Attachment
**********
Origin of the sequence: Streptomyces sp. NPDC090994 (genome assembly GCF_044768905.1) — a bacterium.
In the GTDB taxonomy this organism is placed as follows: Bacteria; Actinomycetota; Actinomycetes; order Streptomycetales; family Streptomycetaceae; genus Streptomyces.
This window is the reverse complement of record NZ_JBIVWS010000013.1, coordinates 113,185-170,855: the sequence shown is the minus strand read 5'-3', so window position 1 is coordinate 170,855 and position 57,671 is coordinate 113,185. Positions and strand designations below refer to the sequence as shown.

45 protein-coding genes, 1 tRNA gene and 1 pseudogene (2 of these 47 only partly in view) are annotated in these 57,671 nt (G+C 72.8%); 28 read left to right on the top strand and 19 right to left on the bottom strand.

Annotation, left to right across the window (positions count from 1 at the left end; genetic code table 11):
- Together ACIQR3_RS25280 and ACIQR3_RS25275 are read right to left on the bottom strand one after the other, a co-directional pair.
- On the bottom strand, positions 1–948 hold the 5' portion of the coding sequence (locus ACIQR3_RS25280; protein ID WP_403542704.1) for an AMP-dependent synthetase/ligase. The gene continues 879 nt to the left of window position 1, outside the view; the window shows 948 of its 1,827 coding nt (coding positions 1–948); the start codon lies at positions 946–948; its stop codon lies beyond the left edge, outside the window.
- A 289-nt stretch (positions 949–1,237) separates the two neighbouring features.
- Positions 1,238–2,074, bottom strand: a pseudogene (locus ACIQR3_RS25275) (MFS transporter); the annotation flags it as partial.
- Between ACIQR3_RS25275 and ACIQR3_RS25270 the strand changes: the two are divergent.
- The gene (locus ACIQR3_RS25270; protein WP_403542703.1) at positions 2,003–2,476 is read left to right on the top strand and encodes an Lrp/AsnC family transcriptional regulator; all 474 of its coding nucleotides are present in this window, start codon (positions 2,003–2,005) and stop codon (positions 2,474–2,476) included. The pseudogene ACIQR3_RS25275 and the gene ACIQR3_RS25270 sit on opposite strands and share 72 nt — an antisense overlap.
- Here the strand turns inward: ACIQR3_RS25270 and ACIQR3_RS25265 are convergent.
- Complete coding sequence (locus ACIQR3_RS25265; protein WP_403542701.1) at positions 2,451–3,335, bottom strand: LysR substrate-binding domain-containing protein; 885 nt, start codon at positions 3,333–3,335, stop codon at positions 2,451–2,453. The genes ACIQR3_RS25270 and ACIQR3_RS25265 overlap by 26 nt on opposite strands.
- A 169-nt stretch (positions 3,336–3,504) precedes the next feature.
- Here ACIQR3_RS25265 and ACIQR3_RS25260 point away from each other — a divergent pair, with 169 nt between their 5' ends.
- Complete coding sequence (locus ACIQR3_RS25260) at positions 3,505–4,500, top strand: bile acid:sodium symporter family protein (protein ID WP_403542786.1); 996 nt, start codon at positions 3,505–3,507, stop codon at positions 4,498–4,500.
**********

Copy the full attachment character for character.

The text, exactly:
Origin of the sequence: Streptomyces sp. NPDC090994 (genome assembly GCF_044768905.1) — a bacterium.
In the GTDB taxonomy this organism is placed as follows: Bacteria; Actinomycetota; Actinomycetes; order Streptomycetales; family Streptomycetaceae; genus Streptomyces.
This window is the reverse complement of record NZ_JBIVWS010000013.1, coordinates 113,185-170,855: the sequence shown is the minus strand read 5'-3', so window position 1 is coordinate 170,855 and position 57,671 is coordinate 113,185. Positions and strand designations below refer to the sequence as shown.

45 protein-coding genes, 1 tRNA gene and 1 pseudogene (2 of these 47 only partly in view) are annotated in these 57,671 nt (G+C 72.8%); 28 read left to right on the top strand and 19 right to left on the bottom strand.

Annotation, left to right across the window (positions count from 1 at the left end; genetic code table 11):
- Together ACIQR3_RS25280 and ACIQR3_RS25275 are read right to left on the bottom strand one after the other, a co-directional pair.
- On the bottom strand, positions 1–948 hold the 5' portion of the coding sequence (locus ACIQR3_RS25280; protein ID WP_403542704.1) for an AMP-dependent synthetase/ligase. The gene continues 879 nt to the left of window position 1, outside the view; the window shows 948 of its 1,827 coding nt (coding positions 1–948); the start codon lies at positions 946–948; its stop codon lies beyond the left edge, outside the window.
- A 289-nt stretch (positions 949–1,237) separates the two neighbouring features.
- Positions 1,238–2,074, bottom strand: a pseudogene (locus ACIQR3_RS25275) (MFS transporter); the annotation flags it as partial.
- Between ACIQR3_RS25275 and ACIQR3_RS25270 the strand changes: the two are divergent.
- The gene (locus ACIQR3_RS25270; protein WP_403542703.1) at positions 2,003–2,476 is read left to right on the top strand and encodes an Lrp/AsnC family transcriptional regulator; all 474 of its coding nucleotides are present in this window, start codon (positions 2,003–2,005) and stop codon (positions 2,474–2,476) included. The pseudogene ACIQR3_RS25275 and the gene ACIQR3_RS25270 sit on opposite strands and share 72 nt — an antisense overlap.
- Here the strand turns inward: ACIQR3_RS25270 and ACIQR3_RS25265 are convergent.
- Complete coding sequence (locus ACIQR3_RS25265; protein WP_403542701.1) at positions 2,451–3,335, bottom strand: LysR substrate-binding domain-containing protein; 885 nt, start codon at positions 3,333–3,335, stop codon at positions 2,451–2,453. The genes ACIQR3_RS25270 and ACIQR3_RS25265 overlap by 26 nt on opposite strands.
- A 169-nt stretch (positions 3,336–3,504) precedes the next feature.
- Here ACIQR3_RS25265 and ACIQR3_RS25260 point away from each other — a divergent pair, with 169 nt between their 5' ends.
- Complete coding sequence (locus ACIQR3_RS25260) at positions 3,505–4,500, top strand: bile acid:sodium symporter family protein (protein ID WP_403542786.1); 996 nt, start codon at positions 3,505–3,507, stop codon at positions 4,498–4,500.